inverse-square law

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inverse-square law

[′in‚vərs ¦skwer ‚lȯ]
(physics)
Any law in which a physical quantity varies with distance from a source inversely as the square of that distance.

inverse-square law

inverse-square law
A law which applies to a light source (or to a sound source) that is in a space far away from any reflecting surface: the intensity at a point, as measured on a surface which is perpendicular to a line drawn between the point and the source, varies inversely with the square of the distance between the point and the source. (For sound waves, this decrease in intensity is equivalent to a drop in sound-pressure level of 6 dB for each doubling of distance from the source.)
References in periodicals archive ?
The final measurement in this group of related experiments was a test of the inverse-square law of gravitation on the scale of meters to kilometers.
They recognized that short-range deviations from the inverse-square law would cause gravity to increase at a rate different than that calculated using 1/[r.
0 mm--large enough to be detectable but small enough not to be ruled out by tests of the inverse-square law to date.
If those dimensions exist, gravity in the submillimeter range would increase not according to Newton's inverse-square law but in inverse proportion to the fourth power of the separation.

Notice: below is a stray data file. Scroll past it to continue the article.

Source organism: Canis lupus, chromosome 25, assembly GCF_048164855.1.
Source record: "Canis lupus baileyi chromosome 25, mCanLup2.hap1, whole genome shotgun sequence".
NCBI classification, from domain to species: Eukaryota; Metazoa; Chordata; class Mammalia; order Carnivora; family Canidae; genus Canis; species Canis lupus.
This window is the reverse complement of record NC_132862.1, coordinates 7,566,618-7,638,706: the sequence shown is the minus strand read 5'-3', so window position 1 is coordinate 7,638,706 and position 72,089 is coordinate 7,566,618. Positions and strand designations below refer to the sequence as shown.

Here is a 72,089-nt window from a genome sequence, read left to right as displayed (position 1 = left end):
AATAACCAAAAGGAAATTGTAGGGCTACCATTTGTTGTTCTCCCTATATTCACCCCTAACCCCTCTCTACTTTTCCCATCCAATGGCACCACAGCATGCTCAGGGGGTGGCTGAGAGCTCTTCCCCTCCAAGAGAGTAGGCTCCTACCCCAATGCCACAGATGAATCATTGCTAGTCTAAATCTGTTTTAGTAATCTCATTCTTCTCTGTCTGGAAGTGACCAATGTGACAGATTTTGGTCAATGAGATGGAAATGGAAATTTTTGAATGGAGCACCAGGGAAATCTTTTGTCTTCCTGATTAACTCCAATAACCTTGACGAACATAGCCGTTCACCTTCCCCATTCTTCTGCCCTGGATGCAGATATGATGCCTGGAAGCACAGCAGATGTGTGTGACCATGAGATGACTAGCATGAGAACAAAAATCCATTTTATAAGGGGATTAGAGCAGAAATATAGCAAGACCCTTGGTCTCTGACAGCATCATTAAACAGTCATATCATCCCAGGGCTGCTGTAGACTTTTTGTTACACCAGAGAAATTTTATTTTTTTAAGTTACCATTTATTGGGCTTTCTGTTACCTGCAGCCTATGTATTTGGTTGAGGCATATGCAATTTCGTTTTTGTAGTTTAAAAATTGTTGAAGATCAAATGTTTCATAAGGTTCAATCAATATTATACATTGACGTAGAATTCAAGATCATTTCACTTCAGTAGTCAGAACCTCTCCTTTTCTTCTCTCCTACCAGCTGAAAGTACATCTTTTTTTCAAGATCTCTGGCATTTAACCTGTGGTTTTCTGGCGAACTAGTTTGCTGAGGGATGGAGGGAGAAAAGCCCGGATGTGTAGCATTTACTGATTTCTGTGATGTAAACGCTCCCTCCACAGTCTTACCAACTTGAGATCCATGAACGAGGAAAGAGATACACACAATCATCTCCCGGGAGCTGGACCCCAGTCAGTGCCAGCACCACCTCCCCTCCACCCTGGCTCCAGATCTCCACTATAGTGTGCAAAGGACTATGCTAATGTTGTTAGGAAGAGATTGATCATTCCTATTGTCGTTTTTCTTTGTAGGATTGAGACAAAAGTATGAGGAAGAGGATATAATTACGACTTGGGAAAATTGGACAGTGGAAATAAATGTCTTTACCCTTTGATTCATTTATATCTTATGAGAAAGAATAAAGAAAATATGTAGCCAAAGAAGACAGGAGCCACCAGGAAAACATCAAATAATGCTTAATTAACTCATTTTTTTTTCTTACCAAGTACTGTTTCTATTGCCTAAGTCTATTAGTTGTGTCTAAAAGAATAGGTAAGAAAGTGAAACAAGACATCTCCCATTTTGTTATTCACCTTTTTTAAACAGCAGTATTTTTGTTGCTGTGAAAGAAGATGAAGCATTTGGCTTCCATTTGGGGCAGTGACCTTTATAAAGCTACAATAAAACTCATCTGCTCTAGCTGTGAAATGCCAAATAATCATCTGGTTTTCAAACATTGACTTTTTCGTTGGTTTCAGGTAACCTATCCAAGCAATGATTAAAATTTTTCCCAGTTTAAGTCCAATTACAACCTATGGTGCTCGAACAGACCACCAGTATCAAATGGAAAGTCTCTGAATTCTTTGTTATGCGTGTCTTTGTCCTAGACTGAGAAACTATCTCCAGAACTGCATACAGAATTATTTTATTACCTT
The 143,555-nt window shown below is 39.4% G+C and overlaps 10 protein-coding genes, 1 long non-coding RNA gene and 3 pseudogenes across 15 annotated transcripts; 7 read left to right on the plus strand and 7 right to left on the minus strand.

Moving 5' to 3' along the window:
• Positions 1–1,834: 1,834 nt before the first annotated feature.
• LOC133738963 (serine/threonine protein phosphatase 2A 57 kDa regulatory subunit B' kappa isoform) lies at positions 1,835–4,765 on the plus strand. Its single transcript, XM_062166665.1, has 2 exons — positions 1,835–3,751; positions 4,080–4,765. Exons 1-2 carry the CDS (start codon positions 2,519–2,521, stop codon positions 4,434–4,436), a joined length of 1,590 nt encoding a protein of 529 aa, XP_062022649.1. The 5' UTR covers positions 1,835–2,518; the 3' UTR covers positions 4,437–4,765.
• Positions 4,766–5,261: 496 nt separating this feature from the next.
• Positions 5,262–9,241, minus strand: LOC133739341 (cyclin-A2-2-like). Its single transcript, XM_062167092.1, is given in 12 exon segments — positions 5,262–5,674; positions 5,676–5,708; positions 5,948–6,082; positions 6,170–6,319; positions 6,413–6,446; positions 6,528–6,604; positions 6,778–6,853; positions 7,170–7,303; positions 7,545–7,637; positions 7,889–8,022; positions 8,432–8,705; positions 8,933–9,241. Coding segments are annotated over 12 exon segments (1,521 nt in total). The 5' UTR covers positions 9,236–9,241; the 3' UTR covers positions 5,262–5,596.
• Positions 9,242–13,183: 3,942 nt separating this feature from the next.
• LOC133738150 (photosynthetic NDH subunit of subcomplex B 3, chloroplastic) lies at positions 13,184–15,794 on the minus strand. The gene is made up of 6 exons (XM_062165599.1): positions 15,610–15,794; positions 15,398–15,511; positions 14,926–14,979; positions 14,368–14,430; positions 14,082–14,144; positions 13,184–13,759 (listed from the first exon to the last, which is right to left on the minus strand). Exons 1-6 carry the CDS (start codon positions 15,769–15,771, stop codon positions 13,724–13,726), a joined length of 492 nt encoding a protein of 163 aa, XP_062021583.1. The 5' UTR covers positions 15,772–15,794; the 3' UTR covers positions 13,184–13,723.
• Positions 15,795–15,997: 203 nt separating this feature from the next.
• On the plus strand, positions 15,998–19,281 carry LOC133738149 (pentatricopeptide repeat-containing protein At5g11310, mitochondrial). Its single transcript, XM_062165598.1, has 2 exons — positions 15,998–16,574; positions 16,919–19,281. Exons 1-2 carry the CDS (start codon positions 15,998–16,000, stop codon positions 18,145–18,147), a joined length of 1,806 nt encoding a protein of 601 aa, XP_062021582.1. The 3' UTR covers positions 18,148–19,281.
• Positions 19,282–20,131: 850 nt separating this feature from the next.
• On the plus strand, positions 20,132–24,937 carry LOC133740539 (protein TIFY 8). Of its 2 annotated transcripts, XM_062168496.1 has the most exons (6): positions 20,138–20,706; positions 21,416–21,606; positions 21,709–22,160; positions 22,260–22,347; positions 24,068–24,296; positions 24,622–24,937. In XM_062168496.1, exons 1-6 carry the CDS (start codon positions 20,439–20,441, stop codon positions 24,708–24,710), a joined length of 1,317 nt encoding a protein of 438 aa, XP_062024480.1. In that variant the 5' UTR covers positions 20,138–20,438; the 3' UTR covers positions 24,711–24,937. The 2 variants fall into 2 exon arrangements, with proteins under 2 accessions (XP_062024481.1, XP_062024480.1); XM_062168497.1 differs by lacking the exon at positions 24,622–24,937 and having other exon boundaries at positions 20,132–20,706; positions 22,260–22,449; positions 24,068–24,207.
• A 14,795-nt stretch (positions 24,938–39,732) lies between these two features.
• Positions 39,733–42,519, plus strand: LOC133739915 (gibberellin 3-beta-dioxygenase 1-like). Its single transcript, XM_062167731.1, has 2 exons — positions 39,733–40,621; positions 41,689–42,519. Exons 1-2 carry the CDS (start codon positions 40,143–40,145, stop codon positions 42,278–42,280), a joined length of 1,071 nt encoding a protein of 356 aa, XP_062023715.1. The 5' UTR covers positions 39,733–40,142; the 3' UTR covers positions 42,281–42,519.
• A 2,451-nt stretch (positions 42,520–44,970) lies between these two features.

He admits, however, that he was unable to master the mathematics required to show how elliptical orbits arise from an inverse-square law.
Acknowledging that Newton had succeeded in solving the mathematical problem but incensed that his own name is not mentioned in a section of Newton's treatise recently read at a Royal Society meeting, Hooke has demanded that Newton give him proper credit in the Principia for the inverse-square law.
All three of these types of experiments--G measurements, Equivalence Principle and inverse-square law tests--however, are static measurements in the sense that the test masses were not free to move beyond a small distance compared to the size of the source mass.
Test of the Gravitational Inverse-Square Law at Laboratory Distances.